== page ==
Eastern Tropical Pacific Mean State and Variability During the Past 1000 Years

Thursday, 18 December 2014: 9:30 AM
Gerald T Rustic1,2, Athanasios Koutavas2, Thomas M Marchitto Jr3 and Braddock K Linsley4, (1)CUNY Graduate Center, New York, NY, United States, (2)CUNY College of Staten Island, Staten Island, NY, United States, (3)Univ Colorado, Boulder, CO, United States, (4)Lamont -Doherty Earth Observatory, Palisades, NY, United States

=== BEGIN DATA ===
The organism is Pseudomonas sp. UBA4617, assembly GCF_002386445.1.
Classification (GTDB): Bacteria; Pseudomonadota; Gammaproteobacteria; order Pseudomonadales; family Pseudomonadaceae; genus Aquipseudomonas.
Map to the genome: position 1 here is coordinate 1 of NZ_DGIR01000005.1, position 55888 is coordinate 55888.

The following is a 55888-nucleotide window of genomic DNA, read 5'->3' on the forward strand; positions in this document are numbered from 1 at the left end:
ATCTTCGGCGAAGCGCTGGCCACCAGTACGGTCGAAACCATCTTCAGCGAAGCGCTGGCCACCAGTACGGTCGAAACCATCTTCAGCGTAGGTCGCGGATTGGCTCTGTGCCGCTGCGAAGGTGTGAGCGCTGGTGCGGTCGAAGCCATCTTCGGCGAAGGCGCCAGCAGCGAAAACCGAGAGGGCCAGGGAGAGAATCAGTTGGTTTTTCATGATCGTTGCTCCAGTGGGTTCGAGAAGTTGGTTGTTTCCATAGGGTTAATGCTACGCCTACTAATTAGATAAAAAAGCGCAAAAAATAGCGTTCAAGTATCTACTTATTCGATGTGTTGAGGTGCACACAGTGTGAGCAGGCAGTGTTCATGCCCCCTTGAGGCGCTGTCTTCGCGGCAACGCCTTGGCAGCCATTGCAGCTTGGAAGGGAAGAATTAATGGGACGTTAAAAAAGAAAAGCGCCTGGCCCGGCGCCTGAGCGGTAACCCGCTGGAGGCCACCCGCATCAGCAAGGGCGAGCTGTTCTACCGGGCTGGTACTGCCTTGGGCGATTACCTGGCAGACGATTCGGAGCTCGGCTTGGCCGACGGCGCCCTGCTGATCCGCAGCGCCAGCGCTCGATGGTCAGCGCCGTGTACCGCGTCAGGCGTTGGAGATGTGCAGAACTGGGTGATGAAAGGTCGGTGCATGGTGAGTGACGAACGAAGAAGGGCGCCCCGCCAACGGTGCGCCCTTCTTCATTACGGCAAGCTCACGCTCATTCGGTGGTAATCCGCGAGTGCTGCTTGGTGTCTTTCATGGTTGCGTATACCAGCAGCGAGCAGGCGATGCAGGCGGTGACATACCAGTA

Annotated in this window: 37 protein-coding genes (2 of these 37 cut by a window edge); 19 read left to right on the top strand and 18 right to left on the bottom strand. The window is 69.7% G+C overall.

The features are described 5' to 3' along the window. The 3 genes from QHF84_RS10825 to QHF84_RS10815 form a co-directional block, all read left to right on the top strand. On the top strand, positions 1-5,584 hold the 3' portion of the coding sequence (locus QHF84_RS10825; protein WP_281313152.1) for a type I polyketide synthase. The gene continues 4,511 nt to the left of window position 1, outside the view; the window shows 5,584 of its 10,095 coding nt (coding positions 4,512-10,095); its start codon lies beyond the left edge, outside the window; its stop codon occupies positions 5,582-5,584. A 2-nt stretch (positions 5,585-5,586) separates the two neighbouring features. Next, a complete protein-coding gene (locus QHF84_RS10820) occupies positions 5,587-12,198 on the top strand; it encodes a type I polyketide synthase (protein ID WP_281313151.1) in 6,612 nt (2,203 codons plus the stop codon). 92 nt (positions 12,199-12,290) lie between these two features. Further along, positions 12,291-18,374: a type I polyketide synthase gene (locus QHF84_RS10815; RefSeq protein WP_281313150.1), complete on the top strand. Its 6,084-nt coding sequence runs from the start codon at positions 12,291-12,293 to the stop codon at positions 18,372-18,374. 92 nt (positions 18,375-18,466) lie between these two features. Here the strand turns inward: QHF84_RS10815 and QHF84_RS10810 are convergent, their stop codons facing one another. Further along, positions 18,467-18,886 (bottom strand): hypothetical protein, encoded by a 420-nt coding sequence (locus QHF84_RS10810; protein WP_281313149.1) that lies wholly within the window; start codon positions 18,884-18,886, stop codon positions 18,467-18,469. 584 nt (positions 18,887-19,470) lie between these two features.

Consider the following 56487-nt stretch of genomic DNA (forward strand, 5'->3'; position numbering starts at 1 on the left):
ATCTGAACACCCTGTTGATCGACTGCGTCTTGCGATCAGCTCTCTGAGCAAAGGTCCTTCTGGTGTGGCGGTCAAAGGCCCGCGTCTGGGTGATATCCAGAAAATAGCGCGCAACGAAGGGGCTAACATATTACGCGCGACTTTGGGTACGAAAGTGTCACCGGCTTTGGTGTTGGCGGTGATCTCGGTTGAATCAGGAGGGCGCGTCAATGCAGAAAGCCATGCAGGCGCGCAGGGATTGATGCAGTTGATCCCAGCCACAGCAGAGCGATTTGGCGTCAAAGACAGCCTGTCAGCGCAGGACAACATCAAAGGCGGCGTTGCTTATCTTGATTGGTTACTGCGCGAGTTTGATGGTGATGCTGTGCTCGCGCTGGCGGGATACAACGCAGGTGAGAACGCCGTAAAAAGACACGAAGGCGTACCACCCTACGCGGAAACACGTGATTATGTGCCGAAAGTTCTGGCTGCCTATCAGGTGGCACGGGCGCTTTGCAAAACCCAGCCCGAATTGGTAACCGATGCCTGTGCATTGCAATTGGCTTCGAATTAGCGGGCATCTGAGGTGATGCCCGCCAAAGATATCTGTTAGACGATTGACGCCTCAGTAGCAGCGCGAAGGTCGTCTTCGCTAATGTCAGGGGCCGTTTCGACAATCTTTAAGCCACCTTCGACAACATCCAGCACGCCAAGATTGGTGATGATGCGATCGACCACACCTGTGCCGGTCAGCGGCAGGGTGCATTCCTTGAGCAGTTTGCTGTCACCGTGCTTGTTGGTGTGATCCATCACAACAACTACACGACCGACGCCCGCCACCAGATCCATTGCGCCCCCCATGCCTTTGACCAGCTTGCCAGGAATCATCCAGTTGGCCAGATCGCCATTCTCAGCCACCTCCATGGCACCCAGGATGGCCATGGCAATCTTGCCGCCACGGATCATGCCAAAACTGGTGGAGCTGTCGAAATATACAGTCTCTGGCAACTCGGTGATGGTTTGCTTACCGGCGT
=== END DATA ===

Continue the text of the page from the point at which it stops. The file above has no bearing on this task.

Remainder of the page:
Dynamical changes in the tropical Pacific are hypothesized to have exerted an important influence on climate of the past millennium. However, direct proxy evidence in support of this hypothesis from the Eastern Tropical Pacific remains sparse. Here we present a unique 1000+ year continuous record of oceanic mixed layer temperature and its variability from a sediment multi-core collected in 2009 near the Galápagos Islands. The study location sits in the center of action of the El Niño Southern Oscillation (ENSO), a major driver of tropical and global climate variability. We analyzed Mg/Ca ratios of multiple specimens of the mixed-layer dwelling foraminifera Globigerinoides ruber to reconstruct mean sea surface temperature (SST) over the past 1000 years. We also analyzed δ18O from individual specimens of G. ruber from the same samples to assess mixed layer temperature variability during the same period. Both the multi-shell Mg/Ca and single-shell δ18O reveal statistically significant and systematic changes during the past millennium. The Medieval Climate Anomaly (MCA, ~1100-1400 CE) features a sustained period of ~1°C cooler mean surface temperatures and reduced variability (by up to 35%) compared to the late 20th century. Little Ice Age (LIA) mean mixed layer temperatures were comparatively warmer and much more variable than the MCA. Intervals with greater variability than modern, as well as intervals with lower than modern variability are both present in the LIA. The most recent sediment interval corresponding to the period 1985-2009 CE has the highest mean SST of the past 1000 years, although it is within error of temperatures from ~1000 CE. An estimate of the zonal SST gradient of the tropical Pacific based on this Mg/Ca data and similar data from the western Pacific supports a pattern of enhanced zonal gradient during the MCA and reduced gradient during the LIA. We explore the implications of these results for tropical Pacific dynamics in the context of external forcing from volcanic and solar variability.